MIG Welding

MIG Welding
Welding: a process of joining two materials that
coalesce at their contacting surfaces through the
application of heat.
• Advantage: portable, permanent, stronger than
the parent materials with a filler metal; the most
economical method of joining in terms of material
usage and fabrication costs.
• Disadvantage: expensive manual labour, highenergy and important safety considerations; does
not allow for disassembly, defects can be
MIG welding
A continuously fed metal electrode (wire) contacts
the base metal and produces heat through an ‘arc’ of
electrical current. The arc is shielded by an inert gas
to inhibit oxidisation.
Typical setup for wire speed
• The wire feed rate or speed is set using the dial on the
wire controller.
This setting increases or decreases the current or heat.
This setting is measured in amps.
• Ideal settings can be fixed and monitored by the amp
meter on the front panel of the welder.
• Ideal settings can be found in the wire manufacturer’s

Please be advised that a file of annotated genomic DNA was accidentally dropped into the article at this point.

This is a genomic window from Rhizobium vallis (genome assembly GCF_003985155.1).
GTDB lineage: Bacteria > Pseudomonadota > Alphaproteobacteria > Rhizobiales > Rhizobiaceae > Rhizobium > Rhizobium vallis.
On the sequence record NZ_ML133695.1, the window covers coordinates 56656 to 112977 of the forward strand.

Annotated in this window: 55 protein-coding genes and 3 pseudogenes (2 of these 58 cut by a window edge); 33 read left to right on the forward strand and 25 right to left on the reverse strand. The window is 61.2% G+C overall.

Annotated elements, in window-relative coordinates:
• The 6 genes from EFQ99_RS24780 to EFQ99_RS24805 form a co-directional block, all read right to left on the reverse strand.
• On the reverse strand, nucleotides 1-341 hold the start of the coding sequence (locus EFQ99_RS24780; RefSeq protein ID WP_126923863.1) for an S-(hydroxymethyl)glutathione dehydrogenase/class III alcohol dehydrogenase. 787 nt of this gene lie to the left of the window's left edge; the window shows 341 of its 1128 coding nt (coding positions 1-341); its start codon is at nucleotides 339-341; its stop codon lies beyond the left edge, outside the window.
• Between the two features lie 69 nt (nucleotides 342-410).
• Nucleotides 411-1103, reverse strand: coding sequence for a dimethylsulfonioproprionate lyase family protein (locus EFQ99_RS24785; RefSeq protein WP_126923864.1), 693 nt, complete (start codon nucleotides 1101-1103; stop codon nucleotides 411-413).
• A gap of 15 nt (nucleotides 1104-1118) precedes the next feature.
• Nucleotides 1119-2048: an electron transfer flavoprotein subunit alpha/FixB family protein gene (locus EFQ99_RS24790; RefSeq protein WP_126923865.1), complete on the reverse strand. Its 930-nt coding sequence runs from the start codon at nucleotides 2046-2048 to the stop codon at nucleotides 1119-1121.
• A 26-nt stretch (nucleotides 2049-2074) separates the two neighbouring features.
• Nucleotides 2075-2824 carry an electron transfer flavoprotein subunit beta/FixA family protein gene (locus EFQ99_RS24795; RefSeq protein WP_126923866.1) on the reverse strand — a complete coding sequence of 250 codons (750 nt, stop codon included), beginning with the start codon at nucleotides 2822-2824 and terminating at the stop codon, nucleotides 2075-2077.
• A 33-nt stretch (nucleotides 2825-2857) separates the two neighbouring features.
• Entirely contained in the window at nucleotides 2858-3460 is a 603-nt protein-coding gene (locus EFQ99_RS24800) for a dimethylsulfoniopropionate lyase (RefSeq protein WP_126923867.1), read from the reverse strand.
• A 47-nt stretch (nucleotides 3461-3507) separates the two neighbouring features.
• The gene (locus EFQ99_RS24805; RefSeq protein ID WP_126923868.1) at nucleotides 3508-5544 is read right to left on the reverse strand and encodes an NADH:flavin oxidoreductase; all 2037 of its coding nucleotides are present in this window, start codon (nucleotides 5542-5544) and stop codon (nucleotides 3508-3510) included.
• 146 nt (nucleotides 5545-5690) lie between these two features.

data book, related to the appropriate current.
Types of joint
Butt joint
Corner joint
Lap joint
T joint
Speed of movement is very important.
The angle and direction for a right-handed
(Left-handed people move to the right, angled to the left.)
Method of welding
• The following films will show you how to use a MIG welder.
Watch and listen very carefully, taking notes, to remember all
the tips that are given in each clip. Remember, the best way to
learn how to weld is practise, practise and practise some
• http://www.youtube.com/watch?v=ZNyAzVQTY6Y&feature=re
• http://www.youtube.com/watch?v=lzBGZaS1apw&feature=rel
• http://www.youtube.com/watch?v=NCrJWoid9Y&feature=related